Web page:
Raymond-Sidel ’08 Caucuses in Iowa City, IA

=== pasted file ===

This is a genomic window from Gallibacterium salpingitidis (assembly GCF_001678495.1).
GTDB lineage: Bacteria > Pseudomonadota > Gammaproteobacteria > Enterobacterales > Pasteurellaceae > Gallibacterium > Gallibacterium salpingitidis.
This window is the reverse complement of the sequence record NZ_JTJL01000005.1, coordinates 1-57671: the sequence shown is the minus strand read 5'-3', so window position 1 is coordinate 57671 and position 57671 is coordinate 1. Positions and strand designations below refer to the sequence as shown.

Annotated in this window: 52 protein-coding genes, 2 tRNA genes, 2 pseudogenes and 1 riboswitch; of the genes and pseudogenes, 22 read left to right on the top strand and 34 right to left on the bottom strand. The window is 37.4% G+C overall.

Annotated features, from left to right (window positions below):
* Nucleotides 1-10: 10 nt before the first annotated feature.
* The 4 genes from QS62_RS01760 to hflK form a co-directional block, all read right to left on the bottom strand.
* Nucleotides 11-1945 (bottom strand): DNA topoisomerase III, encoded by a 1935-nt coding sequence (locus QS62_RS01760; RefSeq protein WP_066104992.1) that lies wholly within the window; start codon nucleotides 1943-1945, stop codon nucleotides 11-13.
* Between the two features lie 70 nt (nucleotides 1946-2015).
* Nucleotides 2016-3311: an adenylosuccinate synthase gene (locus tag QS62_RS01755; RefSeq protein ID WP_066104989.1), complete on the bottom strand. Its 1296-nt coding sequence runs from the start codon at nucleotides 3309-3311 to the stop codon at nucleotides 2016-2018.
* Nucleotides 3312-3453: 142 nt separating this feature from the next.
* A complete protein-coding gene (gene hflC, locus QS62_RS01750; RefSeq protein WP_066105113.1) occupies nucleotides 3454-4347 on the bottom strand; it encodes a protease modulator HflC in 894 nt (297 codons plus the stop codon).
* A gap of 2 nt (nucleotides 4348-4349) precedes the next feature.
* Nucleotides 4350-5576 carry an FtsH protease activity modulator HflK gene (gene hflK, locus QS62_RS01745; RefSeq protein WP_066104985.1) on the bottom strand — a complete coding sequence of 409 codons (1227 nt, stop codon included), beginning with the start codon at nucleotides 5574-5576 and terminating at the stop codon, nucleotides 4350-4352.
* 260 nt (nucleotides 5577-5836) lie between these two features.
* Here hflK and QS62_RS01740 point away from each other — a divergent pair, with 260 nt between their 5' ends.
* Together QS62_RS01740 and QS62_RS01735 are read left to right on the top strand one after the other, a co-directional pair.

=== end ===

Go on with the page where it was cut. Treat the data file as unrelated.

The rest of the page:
Discarded signs and placards papered the streets of Iowa, and Rosie Raymond-Sidel ’08 and her family were finally able to answer the phone again. Raymond-Sidel, a resident of Iowa City, Iowa, was one of over 300,000 Iowans who took part in the Iowa caucuses on January 3, the first step in selecting presidential candidates. Her family had been bombarded by recorded phone messages from candidates soliciting their support. “We stopped answering the phone two weeks before the caucuses,” said Raymond-Sidel. But the annoyance caused by this unwanted attention was a small price to pay for the experience of having presidential candidates battle for her vote. And Raymond-Sidel didn’t just vote – she caucused. At the caucuses, organizers determined which candidates had the support of at least 15 percent of those present. Caucus-goers in many precincts huddled under a sign sporting their candidate’s name. Supporters of the candidates who did not make the cut could opt to rally behind another candidate. An interesting phenomenon occurs during the lull between each voter tally. Supporters of viable candidates – those with at least 15 percent of a precinct’s vote – scramble to earn the support of those backing less popular candidates. Raymond-Sidel’s own precinct had rooms designated for each candidate, so she did not have to withstand the glares of others as she supported her candidate, but she described caucus-goers as very intense about obtaining new support. Ardent supporters, she said, made impassioned speeches about their preferred candidates to try to win others over. Raymond-Sidel joked about the enthusiasm of caucus-goers, saying that she “was almost tempted to sell [her] vote.” Barack Obama won the Democratic primary in Rosie Raymond-Sidel’s precinct. There were other young voters at her caucus. Raymond-Sidel went with two of her friends, though she said their presence did not affect her voting preference. Presidential candidates from both parties had been making campaign stops in the state for nearly two years prior to the January 3 caucuses. The urgency of the campaigns ramped up in November and December of last year, culminating in a final push at the beginning of this year to garner the support of undecided Iowans before the caucuses. Candidates focused time and money in Iowa, setting up offices in the state a year prior to the caucuses. The national media follows the surge to cover the spectacle. Campaign staff and reporters occupy hotels, fill restaurants and clog the streets for months every four years. Though Iowa has a population of less than three million and has only seven electoral votes, it is of crucial importance to those seeking party nominations for the office of president. Iowa became the first event in the presidential primary process in 1972, and has been a focal point of presidential campaigns since 1976, when Jimmy Carter recognized that success in Iowa would vault him to the ranks of the first-tier presidential candidates. Raymond-Sidel said that she likes the fact that candidates take Iowa so seriously, because they take the time to explain their positions to individual voters. Raymond-Sidel said that she enjoyed a relatively lengthy five-minute response to her question from Democrat John Edwards, who kicked off a 36-hour campaign on January 1, traveling in a bus across Iowa in a last-ditch effort to convince Iowa caucus-goers of his legitimacy. Edwards arrived at Iowa City around hour 24, when he spoke at a rally of a few hundred people. Raymond-Sidel caught up with the candidate after the event to ask him a question about his stance on fair trade and was impressed by Edwards’ attentive response. She was also impressed by his enthusiastic exchanges after 24 straight hours of campaigning. Raymond-Sidel encountered other candidates, from both parties, and was struck by their friendliness. Sometimes, though, candidates’ attempts to win over voters fell flat. Raymond-Sidel recalled a specific incident in which Senator Barack Obama tried to sympathize with the plight of the middle class, mentioning the exorbitant price of arugula at Whole Foods. “Nobody got it,” she said. “We don’t have arugula or Whole Foods in Iowa.” Another advantage of the personalized attention Iowa receives is a national stage for its local issues. Candidates pledged to focus on alternative energy sources—the corn-based fuel ethanol is relevant to Iowa’s numerous corn fields. Raymond-Sidel acknowledges that this is somewhat unfair, because Iowa’s interests are not necessarily representative of the nation’s, but she thinks that the primary and caucus process is an ideal way for voters to meet their candidates. According to Raymond-Sidel, Iowans take the caucuses very seriously. They see it as a responsibility, not an obligation, to be informed and actively take part in the democratic institution. Caucus-goers in all of Iowa’s 1,781 precincts entered predetermined caucus sites—some of them farmhouses and school gymnasiums—before 7 p.m. on Thursday, January 3, at which time the doors were locked to prevent anyone from entering or exiting. “A 15-year-old probably could have participated and no-one would have cared,” as Raymond-Sidel noticed when she manned her caucus’ sign-in table. But she generally appreciated caucus-goers’ dedication to their task. That is why she thinks that, though the practicality of the caucusing and primary systems is debatable, some version is necessary. Voters take it upon themselves to learn about the issues and the candidates. “I know a lot more now about healthcare and the war than I did before,” said Raymond-Sidel. After the caucuses finished, the candidates, their staff, and the media covering the process left to campaign in other states, most notably in New Hampshire. Democrat Barack Obama and Republican Mike Huckabee came in first in their respective parties’ caucuses.